The bike uses asymmetrical suspension (135mm rear and 150mm front) to achieve a 67-degree head angle. In general I’m not a huge fan of this, I think bikes should be level. Some riders throw a slightly longer fork on a bike that could use a slacker head angle (like 2015’s Santa Cruz 5010) and this usually results in the manufacturer slacking out the head tube in following years (like 2016’s Santa Cruz 5010). But I don’t think bikes should be designed with a fork 15 or more mm longer than its rear travel. That’s just me.
Again, you really need to take some time and get the tire pressure/shock pressure settings dialed in over the course of a few rides. After a while I discovered it’s best to run the front tire firmer than the rear by a pound or two. I also wound up with the fork just a hair over recommended pressure, for me around 90psi.
Jump right in, the water’s fine. GW Photo
First few miles felt wonderful. Great climbing, and nice straight-line descending. Out of the box, I thought the 28-tooth front chainring would be an affront to my manhood; I can usually push a bigger gear than that – especially on a 27.5 bike.
28 tooth front chainring. GW photo
But the bike is heavy and that gear ends up being the right choice. Handlebars are nice and wide and the saddle is comfy.
One thing plus bikes do, because they ride so smooth, is keep you pedaling for longer periods of time without stepping off. So rides become more steady-state cardio rather than fast accelerations and stops. I’m a fan of this.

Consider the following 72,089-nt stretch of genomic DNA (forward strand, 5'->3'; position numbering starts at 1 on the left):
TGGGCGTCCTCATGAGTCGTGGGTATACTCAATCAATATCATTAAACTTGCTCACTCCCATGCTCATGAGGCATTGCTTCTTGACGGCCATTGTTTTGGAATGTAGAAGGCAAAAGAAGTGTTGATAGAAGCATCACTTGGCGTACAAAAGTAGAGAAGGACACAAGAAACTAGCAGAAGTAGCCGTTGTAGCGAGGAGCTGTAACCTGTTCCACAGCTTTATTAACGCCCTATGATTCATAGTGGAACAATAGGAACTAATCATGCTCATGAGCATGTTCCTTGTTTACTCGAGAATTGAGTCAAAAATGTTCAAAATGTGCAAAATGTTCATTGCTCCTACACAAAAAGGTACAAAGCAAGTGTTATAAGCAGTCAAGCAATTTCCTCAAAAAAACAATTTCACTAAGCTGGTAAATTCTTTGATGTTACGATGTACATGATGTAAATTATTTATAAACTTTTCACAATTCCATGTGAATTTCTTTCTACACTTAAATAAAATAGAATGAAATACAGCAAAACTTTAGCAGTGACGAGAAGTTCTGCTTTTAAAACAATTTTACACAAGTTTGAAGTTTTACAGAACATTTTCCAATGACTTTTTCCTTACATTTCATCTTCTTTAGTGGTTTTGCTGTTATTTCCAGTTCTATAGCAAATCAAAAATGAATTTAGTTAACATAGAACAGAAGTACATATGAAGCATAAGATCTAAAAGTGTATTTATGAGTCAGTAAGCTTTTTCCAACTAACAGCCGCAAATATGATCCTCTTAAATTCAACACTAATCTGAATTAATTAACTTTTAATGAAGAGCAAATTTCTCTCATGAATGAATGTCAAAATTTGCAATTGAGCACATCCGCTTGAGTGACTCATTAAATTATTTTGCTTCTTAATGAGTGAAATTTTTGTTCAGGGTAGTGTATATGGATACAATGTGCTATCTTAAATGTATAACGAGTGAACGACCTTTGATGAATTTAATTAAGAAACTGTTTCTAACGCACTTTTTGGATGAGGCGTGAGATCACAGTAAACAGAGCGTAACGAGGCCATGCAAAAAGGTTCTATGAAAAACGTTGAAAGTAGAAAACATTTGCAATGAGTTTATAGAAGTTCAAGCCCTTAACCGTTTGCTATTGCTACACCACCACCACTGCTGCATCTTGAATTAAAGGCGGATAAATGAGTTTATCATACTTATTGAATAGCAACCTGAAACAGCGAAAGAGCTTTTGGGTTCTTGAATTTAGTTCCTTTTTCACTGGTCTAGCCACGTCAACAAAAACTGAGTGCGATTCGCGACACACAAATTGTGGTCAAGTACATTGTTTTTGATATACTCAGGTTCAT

Just keep spinning and the bike won’t stop. GW photo
The SSFSRCC6F is great for wearing headphones and just having a fun time for a couple hours with your favorite tunes cranking. You’re going to get over trail features more easily and you’ll be in the saddle for longer stretches. One of my buddies who I loaned the bike to for a short spin commented how easy it was to get the front wheel up and over larger obstacles.
Rollin’ along, working some cardio. GW Photo
I’ve found myself packing sandwiches and plotting longer rides with lunch breaks on this bike because it’s just nice to stay on and keep spinning. What’s normally a mid-knarly ride kind of becomes a tour. I know nothing about bikepacking, but I assume this bike would work well (though, again, this ‘Comp’ build is a bit heavy).
I’m a HUGE fan of the SWAT internal storage. This is a game-changer. I’ve got a tube in there, some CO2, a multi-tool, quicklinks, zip-ties etc. Coupled with the water-bottle cage, you seldom need to wear a pack for short or medium rides.
Every manufacturer with carbon tubing should be doing this (or licensing it, if it’s some sort of patented thing). GW Photo
The dropper post is excellent. It’s not infinite, there’s a top, a bottom and a few in-between notches, but it’s reliable and doesn’t feel limited in any way.
The dropper lever feels just like a shifter. GW photo
Especially nice is the ergonomic trigger – very intuitive.
As with most plus bikes, traction while climbing is great, but because this bike is burly (especially with a bunch of junk jammed in the down-tube), it’s not quite as effortless as the Trek Stache. It has a very long wheelbase, despite de rigueur shorter chainstays, which makes it stable while cruising along.
Climbs great for a 150mm travel front, as you’d expect, especially with the fork and shock in ‘climb’ mode. GW photo
In terms of compression damping, you must pay attention and adjust it during a ride. Some bikes it’s not that big a deal but, on this bike, platform settings make a big difference. Thankfully, the shock and fork levers are pretty easy to reach on the fly.
Firming up both shock and fork for climbing (the ‘firm’ or ‘climb’ mode) gets you up stuff really well. They aren’t true lockouts, so the suspension stays active over climbing bumps without wallowing.